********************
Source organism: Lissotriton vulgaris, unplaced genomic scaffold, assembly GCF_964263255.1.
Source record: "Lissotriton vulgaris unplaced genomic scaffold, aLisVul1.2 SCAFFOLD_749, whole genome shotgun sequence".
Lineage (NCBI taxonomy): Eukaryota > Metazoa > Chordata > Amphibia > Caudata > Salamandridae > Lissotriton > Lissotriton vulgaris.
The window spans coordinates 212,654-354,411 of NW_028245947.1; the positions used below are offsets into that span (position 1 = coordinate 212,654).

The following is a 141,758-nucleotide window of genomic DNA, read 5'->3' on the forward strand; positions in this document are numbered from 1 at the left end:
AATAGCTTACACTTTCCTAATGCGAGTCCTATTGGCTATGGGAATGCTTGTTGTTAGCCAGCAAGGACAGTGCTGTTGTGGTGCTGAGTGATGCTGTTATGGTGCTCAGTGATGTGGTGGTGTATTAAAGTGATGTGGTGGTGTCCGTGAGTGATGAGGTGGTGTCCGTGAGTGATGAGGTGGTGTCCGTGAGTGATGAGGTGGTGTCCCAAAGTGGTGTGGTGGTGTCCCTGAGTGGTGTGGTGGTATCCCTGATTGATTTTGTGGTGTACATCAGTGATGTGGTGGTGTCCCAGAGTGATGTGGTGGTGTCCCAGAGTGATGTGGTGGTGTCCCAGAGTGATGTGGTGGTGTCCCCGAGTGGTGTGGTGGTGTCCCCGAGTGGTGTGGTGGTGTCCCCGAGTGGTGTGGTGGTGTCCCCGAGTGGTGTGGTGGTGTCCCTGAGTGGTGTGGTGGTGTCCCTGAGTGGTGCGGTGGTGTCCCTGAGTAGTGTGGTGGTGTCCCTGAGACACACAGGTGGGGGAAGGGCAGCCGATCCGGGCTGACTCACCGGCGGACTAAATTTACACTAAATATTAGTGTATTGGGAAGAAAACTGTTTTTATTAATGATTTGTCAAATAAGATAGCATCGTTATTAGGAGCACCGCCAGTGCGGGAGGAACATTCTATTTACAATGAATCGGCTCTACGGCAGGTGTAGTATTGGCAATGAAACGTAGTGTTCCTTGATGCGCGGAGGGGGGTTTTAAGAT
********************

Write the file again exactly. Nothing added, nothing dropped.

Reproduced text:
Source organism: Lissotriton vulgaris, unplaced genomic scaffold, assembly GCF_964263255.1.
Source record: "Lissotriton vulgaris unplaced genomic scaffold, aLisVul1.2 SCAFFOLD_749, whole genome shotgun sequence".
Lineage (NCBI taxonomy): Eukaryota > Metazoa > Chordata > Amphibia > Caudata > Salamandridae > Lissotriton > Lissotriton vulgaris.
The window spans coordinates 212,654-354,411 of NW_028245947.1; the positions used below are offsets into that span (position 1 = coordinate 212,654).

The following is a 141,758-nucleotide window of genomic DNA, read 5'->3' on the forward strand; positions in this document are numbered from 1 at the left end:
AATAGCTTACACTTTCCTAATGCGAGTCCTATTGGCTATGGGAATGCTTGTTGTTAGCCAGCAAGGACAGTGCTGTTGTGGTGCTGAGTGATGCTGTTATGGTGCTCAGTGATGTGGTGGTGTATTAAAGTGATGTGGTGGTGTCCGTGAGTGATGAGGTGGTGTCCGTGAGTGATGAGGTGGTGTCCGTGAGTGATGAGGTGGTGTCCCAAAGTGGTGTGGTGGTGTCCCTGAGTGGTGTGGTGGTATCCCTGATTGATTTTGTGGTGTACATCAGTGATGTGGTGGTGTCCCAGAGTGATGTGGTGGTGTCCCAGAGTGATGTGGTGGTGTCCCAGAGTGATGTGGTGGTGTCCCCGAGTGGTGTGGTGGTGTCCCCGAGTGGTGTGGTGGTGTCCCCGAGTGGTGTGGTGGTGTCCCCGAGTGGTGTGGTGGTGTCCCTGAGTGGTGTGGTGGTGTCCCTGAGTGGTGCGGTGGTGTCCCTGAGTAGTGTGGTGGTGTCCCTGAGACACACAGGTGGGGGAAGGGCAGCCGATCCGGGCTGACTCACCGGCGGACTAAATTTACACTAAATATTAGTGTATTGGGAAGAAAACTGTTTTTATTAATGATTTGTCAAATAAGATAGCATCGTTATTAGGAGCACCGCCAGTGCGGGAGGAACATTCTATTTACAATGAATCGGCTCTACGGCAGGTGTAGTATTGGCAATGAAACGTAGTGTTCCTTGATGCGCGGAGGGGGGTTTTAAGAT